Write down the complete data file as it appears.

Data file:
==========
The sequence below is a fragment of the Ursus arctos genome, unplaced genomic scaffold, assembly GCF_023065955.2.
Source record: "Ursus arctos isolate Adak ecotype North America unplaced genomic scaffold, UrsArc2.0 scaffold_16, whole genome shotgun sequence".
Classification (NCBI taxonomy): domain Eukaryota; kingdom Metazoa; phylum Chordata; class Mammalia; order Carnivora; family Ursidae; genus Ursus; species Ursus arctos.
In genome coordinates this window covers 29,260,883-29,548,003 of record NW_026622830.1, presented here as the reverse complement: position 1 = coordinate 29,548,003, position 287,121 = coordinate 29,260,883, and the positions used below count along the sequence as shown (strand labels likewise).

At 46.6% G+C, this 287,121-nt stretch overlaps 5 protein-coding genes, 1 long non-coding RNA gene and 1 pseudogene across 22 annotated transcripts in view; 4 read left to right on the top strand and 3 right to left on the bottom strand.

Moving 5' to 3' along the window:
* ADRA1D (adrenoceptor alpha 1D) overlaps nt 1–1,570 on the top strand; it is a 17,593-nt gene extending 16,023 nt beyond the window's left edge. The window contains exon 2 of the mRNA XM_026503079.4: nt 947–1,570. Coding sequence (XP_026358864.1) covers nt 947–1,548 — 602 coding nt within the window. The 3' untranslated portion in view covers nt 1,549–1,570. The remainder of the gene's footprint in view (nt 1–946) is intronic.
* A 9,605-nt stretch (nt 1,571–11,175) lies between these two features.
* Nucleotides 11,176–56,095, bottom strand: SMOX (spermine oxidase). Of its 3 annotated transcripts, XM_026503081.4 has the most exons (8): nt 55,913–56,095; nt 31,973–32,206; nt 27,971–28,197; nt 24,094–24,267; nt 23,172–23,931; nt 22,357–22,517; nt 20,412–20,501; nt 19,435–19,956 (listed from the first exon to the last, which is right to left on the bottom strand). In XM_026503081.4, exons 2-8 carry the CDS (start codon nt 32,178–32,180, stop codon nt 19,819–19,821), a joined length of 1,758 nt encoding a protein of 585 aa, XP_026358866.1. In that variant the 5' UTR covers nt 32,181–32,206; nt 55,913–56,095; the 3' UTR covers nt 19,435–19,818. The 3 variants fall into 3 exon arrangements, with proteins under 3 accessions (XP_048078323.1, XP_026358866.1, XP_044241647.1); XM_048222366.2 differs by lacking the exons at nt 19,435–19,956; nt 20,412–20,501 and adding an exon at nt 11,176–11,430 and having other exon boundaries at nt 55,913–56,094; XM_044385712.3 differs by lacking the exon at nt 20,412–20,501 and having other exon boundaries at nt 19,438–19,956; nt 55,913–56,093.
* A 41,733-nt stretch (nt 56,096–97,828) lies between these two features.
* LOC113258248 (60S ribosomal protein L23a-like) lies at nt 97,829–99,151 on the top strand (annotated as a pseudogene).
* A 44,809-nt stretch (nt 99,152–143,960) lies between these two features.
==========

The sequence below is a fragment of the Ursus arctos genome, unplaced genomic scaffold, assembly GCF_023065955.2.
Source record: "Ursus arctos isolate Adak ecotype North America unplaced genomic scaffold, UrsArc2.0 scaffold_16, whole genome shotgun sequence".
Classification (NCBI taxonomy): domain Eukaryota; kingdom Metazoa; phylum Chordata; class Mammalia; order Carnivora; family Ursidae; genus Ursus; species Ursus arctos.
In genome coordinates this window covers 29,260,883-29,548,003 of record NW_026622830.1, presented here as the reverse complement: position 1 = coordinate 29,548,003, position 287,121 = coordinate 29,260,883, and the positions used below count along the sequence as shown (strand labels likewise).

At 46.6% G+C, this 287,121-nt stretch overlaps 5 protein-coding genes, 1 long non-coding RNA gene and 1 pseudogene across 22 annotated transcripts in view; 4 read left to right on the top strand and 3 right to left on the bottom strand.

Moving 5' to 3' along the window:
* ADRA1D (adrenoceptor alpha 1D) overlaps nt 1–1,570 on the top strand; it is a 17,593-nt gene extending 16,023 nt beyond the window's left edge. The window contains exon 2 of the mRNA XM_026503079.4: nt 947–1,570. Coding sequence (XP_026358864.1) covers nt 947–1,548 — 602 coding nt within the window. The 3' untranslated portion in view covers nt 1,549–1,570. The remainder of the gene's footprint in view (nt 1–946) is intronic.
* A 9,605-nt stretch (nt 1,571–11,175) lies between these two features.
* Nucleotides 11,176–56,095, bottom strand: SMOX (spermine oxidase). Of its 3 annotated transcripts, XM_026503081.4 has the most exons (8): nt 55,913–56,095; nt 31,973–32,206; nt 27,971–28,197; nt 24,094–24,267; nt 23,172–23,931; nt 22,357–22,517; nt 20,412–20,501; nt 19,435–19,956 (listed from the first exon to the last, which is right to left on the bottom strand). In XM_026503081.4, exons 2-8 carry the CDS (start codon nt 32,178–32,180, stop codon nt 19,819–19,821), a joined length of 1,758 nt encoding a protein of 585 aa, XP_026358866.1. In that variant the 5' UTR covers nt 32,181–32,206; nt 55,913–56,095; the 3' UTR covers nt 19,435–19,818. The 3 variants fall into 3 exon arrangements, with proteins under 3 accessions (XP_048078323.1, XP_026358866.1, XP_044241647.1); XM_048222366.2 differs by lacking the exons at nt 19,435–19,956; nt 20,412–20,501 and adding an exon at nt 11,176–11,430 and having other exon boundaries at nt 55,913–56,094; XM_044385712.3 differs by lacking the exon at nt 20,412–20,501 and having other exon boundaries at nt 19,438–19,956; nt 55,913–56,093.
* A 41,733-nt stretch (nt 56,096–97,828) lies between these two features.
* LOC113258248 (60S ribosomal protein L23a-like) lies at nt 97,829–99,151 on the top strand (annotated as a pseudogene).
* A 44,809-nt stretch (nt 99,152–143,960) lies between these two features.